Tan­ger­ine scream: Ford Fo­cus ST

The orig­i­nal Ford Fo­cus, and specif­i­cally the sporty ST170 launched in 2002, set a cer­tain per­for­mance stan­dard. RISKSA re­cently had the op­por­tu­nity to drive the cur­rent Fo­cus ST…

RISKSA Magazine - - Contents -

T an­ger­ine Scream. The colour Ford re­leased specif­i­cally for the third gen­er­a­tion ST, much like they did with the Elec­tric Or­ange for the sec­ond gen­er­a­tion, is not just loud, it is a roar­ing ca­coph­ony. We were scep­ti­cal of the eye­sear­ing bright­ness, and even more so when we parked it out­side the of­fice on a grey Cape Town morn­ing. In this in­car­na­tion, Ford has opted for their Eco-Boost tech­nol­ogy. They have down­sized the en­gine from 2.5 litres to 2.0 litres, but rest as­sured, the tur­bocharger re­mains. To­gether, the pow­er­plant is more dy­namic than ever, pro­duc­ing 184kW and 360Nm of torque, mak­ing the ST top in the seg­ment – the cur­rent 2.0 litre Golf GTI pro­duces only 163kW. That is a lot of torque, an­other fea­ture across all re­cent Fords, and it is torque that pushes you back into your seat, and it is torque that you want. With the down­grade of dis­place­ment, the Eco-Boost en­gine also sig­nif­i­cantly de­creases fuel con­sump­tion and harm­ful emis­sions by up to 20 per cent. Ford says that the num­bers are a 10 per cent in­crease in per­for­mance over the pre­vi­ous

Drive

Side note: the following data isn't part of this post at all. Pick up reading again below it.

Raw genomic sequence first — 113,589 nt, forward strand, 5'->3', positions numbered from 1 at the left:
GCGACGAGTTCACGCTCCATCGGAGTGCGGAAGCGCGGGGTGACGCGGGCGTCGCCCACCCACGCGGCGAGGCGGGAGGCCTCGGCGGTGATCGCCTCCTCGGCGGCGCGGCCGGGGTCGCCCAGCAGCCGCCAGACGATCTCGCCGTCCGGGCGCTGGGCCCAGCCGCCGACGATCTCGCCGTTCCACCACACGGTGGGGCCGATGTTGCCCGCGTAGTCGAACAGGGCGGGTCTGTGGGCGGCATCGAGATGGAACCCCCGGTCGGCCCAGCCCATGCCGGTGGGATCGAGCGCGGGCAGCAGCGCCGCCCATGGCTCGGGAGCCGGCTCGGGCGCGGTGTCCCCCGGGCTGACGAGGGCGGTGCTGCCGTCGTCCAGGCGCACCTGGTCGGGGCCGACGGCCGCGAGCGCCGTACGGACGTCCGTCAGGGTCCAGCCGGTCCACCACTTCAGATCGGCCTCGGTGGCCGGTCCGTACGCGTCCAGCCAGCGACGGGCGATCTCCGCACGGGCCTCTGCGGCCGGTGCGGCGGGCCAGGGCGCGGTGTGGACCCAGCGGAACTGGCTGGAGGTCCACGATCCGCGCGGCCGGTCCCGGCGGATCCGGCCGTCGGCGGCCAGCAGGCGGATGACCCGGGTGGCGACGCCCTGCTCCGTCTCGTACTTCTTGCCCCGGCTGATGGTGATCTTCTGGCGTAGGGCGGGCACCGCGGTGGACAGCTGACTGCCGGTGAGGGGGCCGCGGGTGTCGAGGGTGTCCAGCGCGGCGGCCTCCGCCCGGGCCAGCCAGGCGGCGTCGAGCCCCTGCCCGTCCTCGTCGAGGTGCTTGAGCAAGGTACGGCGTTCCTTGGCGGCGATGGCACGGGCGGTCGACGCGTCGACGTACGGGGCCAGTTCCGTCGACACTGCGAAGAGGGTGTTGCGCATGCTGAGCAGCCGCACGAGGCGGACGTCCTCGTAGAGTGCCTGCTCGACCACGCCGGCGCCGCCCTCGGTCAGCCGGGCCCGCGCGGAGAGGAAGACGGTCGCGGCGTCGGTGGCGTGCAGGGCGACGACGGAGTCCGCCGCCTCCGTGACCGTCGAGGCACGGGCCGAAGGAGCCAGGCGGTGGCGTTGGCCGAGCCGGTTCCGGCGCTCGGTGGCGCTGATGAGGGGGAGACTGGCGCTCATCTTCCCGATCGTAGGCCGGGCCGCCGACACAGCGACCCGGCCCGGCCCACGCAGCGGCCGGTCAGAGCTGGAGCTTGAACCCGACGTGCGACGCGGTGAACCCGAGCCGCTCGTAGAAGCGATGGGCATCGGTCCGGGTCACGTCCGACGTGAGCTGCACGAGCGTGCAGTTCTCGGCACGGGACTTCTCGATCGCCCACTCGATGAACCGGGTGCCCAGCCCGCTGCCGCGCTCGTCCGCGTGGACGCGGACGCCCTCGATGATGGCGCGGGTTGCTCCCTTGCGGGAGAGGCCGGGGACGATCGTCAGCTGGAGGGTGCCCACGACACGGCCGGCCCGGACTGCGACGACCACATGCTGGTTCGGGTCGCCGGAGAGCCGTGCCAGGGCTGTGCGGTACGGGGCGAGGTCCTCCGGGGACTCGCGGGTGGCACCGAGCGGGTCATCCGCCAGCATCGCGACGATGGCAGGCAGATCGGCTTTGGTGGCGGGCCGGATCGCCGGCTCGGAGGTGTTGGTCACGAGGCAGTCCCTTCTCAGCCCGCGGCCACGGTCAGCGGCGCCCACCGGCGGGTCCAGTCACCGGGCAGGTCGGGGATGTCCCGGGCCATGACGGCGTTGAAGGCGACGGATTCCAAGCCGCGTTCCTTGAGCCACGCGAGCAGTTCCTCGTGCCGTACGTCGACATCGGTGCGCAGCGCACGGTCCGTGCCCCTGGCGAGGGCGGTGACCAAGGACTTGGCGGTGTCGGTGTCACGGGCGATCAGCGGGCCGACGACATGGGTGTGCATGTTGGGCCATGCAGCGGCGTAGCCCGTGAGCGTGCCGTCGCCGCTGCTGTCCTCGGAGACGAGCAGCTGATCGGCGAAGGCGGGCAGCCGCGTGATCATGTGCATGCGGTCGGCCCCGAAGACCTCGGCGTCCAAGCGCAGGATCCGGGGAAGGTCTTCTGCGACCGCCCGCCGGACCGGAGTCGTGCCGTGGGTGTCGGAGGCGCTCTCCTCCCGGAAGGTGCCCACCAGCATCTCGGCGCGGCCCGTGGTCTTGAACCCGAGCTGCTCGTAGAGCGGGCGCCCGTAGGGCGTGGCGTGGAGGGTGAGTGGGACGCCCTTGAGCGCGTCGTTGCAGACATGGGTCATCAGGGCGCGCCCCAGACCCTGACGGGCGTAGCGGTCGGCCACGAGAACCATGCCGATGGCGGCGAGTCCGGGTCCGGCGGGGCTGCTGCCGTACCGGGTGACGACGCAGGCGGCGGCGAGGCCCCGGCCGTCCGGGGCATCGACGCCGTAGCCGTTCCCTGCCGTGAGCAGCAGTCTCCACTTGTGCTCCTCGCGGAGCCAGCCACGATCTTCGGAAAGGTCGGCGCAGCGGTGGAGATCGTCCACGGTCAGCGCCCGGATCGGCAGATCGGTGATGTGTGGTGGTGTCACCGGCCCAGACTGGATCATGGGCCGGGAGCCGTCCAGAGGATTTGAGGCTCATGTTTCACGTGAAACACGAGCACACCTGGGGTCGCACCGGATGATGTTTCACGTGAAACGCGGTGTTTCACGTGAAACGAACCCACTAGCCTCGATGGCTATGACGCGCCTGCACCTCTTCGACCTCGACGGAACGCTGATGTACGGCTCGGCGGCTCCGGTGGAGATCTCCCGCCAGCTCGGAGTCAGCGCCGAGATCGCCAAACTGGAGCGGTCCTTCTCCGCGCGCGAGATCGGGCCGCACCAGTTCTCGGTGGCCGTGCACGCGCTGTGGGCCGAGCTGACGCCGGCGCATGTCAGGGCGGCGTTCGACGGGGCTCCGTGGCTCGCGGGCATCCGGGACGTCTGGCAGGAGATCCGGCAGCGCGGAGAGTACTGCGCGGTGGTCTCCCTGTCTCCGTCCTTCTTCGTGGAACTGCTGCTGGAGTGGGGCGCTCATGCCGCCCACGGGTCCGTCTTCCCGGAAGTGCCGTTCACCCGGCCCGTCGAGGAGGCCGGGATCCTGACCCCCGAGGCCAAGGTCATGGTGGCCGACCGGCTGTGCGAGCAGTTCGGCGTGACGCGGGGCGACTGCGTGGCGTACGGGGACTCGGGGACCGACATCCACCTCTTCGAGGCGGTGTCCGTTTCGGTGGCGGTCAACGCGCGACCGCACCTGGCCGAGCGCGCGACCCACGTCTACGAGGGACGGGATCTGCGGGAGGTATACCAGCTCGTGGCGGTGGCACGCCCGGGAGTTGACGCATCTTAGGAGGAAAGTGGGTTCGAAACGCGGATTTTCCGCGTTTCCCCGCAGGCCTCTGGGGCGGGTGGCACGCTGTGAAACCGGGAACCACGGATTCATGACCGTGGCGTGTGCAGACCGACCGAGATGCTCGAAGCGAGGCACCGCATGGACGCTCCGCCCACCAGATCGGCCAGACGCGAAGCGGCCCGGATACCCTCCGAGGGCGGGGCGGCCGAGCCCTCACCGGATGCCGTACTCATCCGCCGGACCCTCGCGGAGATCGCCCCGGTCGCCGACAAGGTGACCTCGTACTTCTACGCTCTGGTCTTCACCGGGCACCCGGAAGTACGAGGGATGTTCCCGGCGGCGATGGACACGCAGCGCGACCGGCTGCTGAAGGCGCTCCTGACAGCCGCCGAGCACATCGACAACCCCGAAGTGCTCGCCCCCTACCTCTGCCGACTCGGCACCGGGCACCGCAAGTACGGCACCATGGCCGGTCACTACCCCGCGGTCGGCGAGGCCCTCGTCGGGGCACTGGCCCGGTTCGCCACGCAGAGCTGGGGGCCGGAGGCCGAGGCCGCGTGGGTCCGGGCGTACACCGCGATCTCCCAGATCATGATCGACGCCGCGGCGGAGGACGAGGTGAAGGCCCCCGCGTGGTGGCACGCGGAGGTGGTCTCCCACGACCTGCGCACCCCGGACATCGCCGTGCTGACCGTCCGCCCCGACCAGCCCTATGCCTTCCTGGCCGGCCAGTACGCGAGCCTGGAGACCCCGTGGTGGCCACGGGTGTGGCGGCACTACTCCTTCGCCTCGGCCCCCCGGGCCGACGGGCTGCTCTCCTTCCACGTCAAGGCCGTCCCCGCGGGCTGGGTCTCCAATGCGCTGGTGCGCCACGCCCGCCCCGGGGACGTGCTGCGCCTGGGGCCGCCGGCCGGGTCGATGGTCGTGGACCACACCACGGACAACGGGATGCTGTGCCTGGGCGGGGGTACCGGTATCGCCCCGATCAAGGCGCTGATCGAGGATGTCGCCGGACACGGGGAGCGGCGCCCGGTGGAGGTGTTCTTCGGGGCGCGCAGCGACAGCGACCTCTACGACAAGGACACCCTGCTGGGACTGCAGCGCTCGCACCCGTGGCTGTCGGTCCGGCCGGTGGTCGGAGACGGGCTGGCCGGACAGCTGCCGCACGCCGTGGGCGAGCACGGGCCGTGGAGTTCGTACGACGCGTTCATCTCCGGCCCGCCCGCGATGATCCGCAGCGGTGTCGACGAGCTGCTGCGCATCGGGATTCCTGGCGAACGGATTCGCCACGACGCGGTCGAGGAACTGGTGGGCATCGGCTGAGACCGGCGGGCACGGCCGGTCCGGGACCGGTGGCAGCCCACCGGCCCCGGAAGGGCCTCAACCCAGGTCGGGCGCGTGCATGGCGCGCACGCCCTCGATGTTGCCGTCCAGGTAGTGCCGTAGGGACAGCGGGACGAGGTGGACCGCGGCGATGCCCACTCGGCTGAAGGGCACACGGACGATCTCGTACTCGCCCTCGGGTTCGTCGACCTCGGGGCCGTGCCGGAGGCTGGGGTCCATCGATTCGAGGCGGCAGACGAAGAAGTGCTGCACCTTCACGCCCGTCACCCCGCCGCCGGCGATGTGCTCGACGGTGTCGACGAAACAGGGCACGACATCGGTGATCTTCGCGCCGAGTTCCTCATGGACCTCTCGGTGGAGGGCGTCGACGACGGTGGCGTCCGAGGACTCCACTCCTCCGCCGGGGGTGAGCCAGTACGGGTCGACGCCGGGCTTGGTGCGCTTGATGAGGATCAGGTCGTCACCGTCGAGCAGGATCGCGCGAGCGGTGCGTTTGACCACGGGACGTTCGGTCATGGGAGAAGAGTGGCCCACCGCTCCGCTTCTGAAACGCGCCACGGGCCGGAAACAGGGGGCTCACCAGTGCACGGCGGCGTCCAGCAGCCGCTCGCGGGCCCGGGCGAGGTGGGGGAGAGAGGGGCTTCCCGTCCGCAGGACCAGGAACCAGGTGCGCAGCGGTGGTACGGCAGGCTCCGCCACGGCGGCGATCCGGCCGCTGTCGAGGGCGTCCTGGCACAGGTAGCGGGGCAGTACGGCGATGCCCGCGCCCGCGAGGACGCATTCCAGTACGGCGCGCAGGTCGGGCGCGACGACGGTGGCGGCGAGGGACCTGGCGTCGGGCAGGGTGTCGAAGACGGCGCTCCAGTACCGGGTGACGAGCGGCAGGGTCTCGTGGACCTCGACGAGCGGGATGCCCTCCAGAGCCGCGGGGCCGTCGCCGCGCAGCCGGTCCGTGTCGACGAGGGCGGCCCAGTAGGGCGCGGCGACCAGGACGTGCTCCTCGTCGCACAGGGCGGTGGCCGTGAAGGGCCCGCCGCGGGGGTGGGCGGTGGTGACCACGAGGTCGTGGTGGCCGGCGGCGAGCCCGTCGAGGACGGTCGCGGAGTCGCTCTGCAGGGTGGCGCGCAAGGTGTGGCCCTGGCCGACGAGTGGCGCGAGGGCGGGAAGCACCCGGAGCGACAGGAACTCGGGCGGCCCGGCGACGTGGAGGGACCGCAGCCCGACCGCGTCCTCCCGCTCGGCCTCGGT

Luka Vracar model. They claim a 0-100 km/h time of 6.5 sec­onds and a top speed of the usual 250 km/h, which we have no doubt the yel­low won­der can do. While it may be the most pow­er­ful ST to date, the se­cret is how the car per­forms on the roads, specif­i­cally the bendy bits. The ST needs a loud colour, be­cause it is a loud car. It roars to life in sec­onds, and you hear that rowdy en­gine note fill the cabin through some clever sound in­duc­tion by Ford, who have in­stalled a sound sym­poser which feeds the noise from the en­gine bay into the cabin. Even though it is a cylin­der down on its pre­de­ces­sor and the note is not as throaty, the ST must still be one of the best sound­ing hatch­backs on the mar­ket. Ac­cel­er­a­tion is sur­pris­ing, and it feels much faster than its 0-100 km/h time in­di­cates. Soon you re­alise how smooth the car is, switch­ing be­tween gears ef­fort­lessly with what seems to be end­less torque from low down on the rev range. But the mid range is where the car shines as bright as its paintjob. Be­tween 3000 and 5000 RPM the power pushes you back into the seats, be­fore top­ping out at 5500. But more power is just a shift away. When you hit the turns, the ST’s allinde­pen­dent sus­pen­sion pro­vides ab­so­lute con­fi­dence. You never feel like the front might go off; Ford’s new elec­tronic Sport Steer­ing Sys­tem is quick and re­spon­sive and you would not lament the ab­sence of the fifth cylin­der as the wheel twitches in your hands un­der ac­cel­er­a­tion. Put your foot down hard on the throt­tle, and you can ex­pect torque- steer in such a pow­er­ful front-wheel drive car, but it cer­tainly put a smile on our face. Ford’s elec­tronic torquevec­tor­ing sys­tem might not be as ef­fec­tive in con­trol­ling the torque- steer as a tra­di­tional slip- dif­fer­en­tial would, but you get used to it quickly. The power goes to the road well, and the ESP only kicks in if you re­ally want it to. As you would ex­pect in a hatch­back, hot or not, when you slow down it is com­fort­able. Per­haps then, only the en­gine note re­minds you that you are in a sporty Ford. We found this model had a lot more bal­ance be­tween sporti­ness and com­fort than the pre­vi­ous ST.

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